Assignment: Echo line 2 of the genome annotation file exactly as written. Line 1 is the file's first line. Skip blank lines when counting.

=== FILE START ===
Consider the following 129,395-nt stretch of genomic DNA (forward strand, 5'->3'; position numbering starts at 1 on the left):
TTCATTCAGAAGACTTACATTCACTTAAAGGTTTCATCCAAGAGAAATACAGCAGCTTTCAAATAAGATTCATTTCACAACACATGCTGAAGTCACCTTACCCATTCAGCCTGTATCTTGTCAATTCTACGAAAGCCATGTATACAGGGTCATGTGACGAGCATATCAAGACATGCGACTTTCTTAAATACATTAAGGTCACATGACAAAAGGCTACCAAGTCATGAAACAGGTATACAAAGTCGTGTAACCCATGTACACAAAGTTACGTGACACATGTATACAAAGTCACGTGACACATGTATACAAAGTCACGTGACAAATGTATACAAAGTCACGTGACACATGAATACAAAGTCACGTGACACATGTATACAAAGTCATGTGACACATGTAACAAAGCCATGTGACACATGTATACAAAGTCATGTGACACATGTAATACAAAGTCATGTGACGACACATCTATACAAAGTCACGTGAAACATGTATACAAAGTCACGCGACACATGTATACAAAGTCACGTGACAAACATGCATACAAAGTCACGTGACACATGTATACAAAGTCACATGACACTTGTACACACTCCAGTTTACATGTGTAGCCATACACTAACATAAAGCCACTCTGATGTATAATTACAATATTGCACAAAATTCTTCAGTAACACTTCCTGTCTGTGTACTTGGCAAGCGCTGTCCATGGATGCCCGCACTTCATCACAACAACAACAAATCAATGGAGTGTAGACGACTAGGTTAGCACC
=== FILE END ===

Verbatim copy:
TTCATTCAGAAGACTTACATTCACTTAAAGGTTTCATCCAAGAGAAATACAGCAGCTTTCAAATAAGATTCATTTCACAACACATGCTGAAGTCACCTTACCCATTCAGCCTGTATCTTGTCAATTCTACGAAAGCCATGTATACAGGGTCATGTGACGAGCATATCAAGACATGCGACTTTCTTAAATACATTAAGGTCACATGACAAAAGGCTACCAAGTCATGAAACAGGTATACAAAGTCGTGTAACCCATGTACACAAAGTTACGTGACACATGTATACAAAGTCACGTGACACATGTATACAAAGTCACGTGACAAATGTATACAAAGTCACGTGACACATGAATACAAAGTCACGTGACACATGTATACAAAGTCATGTGACACATGTAACAAAGCCATGTGACACATGTATACAAAGTCATGTGACACATGTAATACAAAGTCATGTGACGACACATCTATACAAAGTCACGTGAAACATGTATACAAAGTCACGCGACACATGTATACAAAGTCACGTGACAAACATGCATACAAAGTCACGTGACACATGTATACAAAGTCACATGACACTTGTACACACTCCAGTTTACATGTGTAGCCATACACTAACATAAAGCCACTCTGATGTATAATTACAATATTGCACAAAATTCTTCAGTAACACTTCCTGTCTGTGTACTTGGCAAGCGCTGTCCATGGATGCCCGCACTTCATCACAACAACAACAAATCAATGGAGTGTAGACGACTAGGTTAGCACC